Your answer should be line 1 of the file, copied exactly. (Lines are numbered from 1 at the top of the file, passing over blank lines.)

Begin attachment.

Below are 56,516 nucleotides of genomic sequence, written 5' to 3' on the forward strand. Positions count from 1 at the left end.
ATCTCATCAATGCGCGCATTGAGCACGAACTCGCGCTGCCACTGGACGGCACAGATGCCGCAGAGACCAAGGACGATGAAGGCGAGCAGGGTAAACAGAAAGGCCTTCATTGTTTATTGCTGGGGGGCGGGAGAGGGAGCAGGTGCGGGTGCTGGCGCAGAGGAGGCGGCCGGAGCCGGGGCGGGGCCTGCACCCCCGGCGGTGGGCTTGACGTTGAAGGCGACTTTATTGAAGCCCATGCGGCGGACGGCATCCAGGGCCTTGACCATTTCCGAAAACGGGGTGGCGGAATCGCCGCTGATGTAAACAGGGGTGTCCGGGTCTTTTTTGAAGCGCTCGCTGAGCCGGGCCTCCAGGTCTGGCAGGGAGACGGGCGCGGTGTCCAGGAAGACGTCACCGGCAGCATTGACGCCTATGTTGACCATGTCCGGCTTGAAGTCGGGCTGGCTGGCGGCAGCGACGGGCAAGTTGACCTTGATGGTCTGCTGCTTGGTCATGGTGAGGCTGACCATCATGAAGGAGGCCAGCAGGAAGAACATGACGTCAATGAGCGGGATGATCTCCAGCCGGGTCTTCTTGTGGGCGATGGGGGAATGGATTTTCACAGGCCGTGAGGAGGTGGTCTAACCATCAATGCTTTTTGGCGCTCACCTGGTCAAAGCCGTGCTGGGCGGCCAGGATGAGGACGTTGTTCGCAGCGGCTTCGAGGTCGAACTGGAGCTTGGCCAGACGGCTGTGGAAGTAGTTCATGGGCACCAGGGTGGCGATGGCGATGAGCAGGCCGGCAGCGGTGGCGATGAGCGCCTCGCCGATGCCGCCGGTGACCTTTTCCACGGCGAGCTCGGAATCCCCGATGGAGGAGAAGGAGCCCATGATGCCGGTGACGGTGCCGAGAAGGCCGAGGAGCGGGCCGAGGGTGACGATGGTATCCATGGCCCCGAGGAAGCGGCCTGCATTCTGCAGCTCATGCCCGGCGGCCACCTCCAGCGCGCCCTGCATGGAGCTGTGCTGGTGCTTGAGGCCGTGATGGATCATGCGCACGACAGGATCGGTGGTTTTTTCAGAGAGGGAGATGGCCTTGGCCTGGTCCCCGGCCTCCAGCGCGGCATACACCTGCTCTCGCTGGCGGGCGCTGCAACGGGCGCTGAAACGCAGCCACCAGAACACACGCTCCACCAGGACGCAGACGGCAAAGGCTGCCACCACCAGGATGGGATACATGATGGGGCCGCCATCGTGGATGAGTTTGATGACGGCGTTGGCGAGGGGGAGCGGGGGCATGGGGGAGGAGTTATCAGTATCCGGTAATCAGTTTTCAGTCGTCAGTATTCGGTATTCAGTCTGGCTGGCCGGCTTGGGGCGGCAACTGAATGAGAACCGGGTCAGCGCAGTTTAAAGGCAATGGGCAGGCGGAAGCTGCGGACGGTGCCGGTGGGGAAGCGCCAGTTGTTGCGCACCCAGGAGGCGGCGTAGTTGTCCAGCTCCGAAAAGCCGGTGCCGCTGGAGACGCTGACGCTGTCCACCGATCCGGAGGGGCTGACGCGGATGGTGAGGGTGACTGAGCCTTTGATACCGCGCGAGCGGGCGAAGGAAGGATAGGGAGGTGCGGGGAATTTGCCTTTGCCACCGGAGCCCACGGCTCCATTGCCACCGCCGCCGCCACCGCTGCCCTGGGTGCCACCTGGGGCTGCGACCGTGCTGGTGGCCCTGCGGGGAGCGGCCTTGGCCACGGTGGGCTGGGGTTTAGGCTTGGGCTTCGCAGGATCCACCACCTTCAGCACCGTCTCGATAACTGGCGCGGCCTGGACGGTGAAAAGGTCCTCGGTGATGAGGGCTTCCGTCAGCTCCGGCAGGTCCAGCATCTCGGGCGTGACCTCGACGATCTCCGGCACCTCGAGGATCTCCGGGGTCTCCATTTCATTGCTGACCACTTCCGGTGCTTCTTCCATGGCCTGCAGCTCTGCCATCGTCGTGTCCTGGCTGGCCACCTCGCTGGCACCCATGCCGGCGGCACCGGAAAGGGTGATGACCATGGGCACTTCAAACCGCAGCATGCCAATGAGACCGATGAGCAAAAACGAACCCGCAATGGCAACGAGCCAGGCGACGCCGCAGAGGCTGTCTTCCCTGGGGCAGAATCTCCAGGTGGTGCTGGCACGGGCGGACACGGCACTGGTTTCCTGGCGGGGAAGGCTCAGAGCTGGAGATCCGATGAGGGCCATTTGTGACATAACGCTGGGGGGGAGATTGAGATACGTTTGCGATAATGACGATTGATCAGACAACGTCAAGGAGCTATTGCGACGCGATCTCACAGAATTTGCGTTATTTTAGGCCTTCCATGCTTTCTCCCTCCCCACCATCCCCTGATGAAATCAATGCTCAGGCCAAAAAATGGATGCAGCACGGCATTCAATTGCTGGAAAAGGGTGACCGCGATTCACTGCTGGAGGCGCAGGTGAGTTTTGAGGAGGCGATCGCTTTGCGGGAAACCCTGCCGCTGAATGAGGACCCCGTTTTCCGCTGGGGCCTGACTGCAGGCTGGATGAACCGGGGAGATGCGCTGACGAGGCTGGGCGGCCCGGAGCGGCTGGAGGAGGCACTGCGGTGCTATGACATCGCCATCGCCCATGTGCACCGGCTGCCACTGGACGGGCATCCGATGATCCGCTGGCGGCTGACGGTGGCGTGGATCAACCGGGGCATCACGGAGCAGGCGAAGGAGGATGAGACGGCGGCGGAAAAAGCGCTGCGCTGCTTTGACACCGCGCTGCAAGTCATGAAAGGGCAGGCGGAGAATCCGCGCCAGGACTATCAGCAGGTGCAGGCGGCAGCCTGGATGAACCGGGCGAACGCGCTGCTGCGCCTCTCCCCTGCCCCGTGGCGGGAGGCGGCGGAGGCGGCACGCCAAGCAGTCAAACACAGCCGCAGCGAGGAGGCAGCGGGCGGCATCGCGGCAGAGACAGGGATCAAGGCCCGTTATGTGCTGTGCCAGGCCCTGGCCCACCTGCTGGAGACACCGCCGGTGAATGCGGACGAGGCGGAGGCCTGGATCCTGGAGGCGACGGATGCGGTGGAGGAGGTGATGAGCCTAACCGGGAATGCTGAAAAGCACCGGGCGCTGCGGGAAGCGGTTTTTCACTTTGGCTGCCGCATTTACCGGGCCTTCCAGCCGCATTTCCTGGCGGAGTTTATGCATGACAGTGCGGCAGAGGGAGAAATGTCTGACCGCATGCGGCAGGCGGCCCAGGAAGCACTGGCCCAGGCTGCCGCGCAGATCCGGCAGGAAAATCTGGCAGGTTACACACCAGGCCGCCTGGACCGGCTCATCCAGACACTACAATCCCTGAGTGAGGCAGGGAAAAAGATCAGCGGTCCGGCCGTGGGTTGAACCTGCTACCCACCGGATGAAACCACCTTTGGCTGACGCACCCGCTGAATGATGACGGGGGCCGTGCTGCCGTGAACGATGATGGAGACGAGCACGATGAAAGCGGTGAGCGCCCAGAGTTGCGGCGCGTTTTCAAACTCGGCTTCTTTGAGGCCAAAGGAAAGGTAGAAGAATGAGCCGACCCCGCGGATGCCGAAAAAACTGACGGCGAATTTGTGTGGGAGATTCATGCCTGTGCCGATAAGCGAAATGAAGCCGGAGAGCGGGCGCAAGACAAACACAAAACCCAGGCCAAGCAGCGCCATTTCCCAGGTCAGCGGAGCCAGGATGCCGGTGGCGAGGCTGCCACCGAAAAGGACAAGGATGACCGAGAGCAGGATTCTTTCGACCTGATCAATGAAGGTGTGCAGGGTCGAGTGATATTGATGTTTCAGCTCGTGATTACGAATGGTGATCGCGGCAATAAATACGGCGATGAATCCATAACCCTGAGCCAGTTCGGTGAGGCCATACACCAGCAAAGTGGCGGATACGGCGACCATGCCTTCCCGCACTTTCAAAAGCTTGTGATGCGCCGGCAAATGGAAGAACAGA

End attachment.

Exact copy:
Below are 56,516 nucleotides of genomic sequence, written 5' to 3' on the forward strand. Positions count from 1 at the left end.